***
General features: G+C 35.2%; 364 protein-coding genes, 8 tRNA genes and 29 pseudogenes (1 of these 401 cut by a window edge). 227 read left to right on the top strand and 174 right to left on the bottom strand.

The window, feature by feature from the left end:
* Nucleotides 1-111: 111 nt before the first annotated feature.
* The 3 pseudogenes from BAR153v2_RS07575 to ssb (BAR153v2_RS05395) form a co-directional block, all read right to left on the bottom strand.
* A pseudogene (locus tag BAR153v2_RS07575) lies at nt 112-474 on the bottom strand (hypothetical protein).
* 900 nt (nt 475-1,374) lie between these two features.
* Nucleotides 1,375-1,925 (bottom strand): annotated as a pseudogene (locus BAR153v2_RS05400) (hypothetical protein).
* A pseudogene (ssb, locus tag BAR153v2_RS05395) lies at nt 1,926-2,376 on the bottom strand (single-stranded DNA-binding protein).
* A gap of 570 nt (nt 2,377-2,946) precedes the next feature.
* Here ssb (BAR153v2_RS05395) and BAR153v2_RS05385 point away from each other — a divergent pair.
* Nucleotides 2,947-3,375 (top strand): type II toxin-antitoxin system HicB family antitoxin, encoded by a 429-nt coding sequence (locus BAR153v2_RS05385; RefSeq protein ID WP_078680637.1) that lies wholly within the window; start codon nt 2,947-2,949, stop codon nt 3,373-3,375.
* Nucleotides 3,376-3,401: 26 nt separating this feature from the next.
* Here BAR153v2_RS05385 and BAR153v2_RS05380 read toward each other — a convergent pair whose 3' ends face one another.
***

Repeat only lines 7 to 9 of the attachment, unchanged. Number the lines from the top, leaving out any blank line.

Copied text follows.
* Nucleotides 1,375-1,925 (bottom strand): annotated as a pseudogene (locus BAR153v2_RS05400) (hypothetical protein).
* A pseudogene (ssb, locus tag BAR153v2_RS05395) lies at nt 1,926-2,376 on the bottom strand (single-stranded DNA-binding protein).
* A gap of 570 nt (nt 2,377-2,946) precedes the next feature.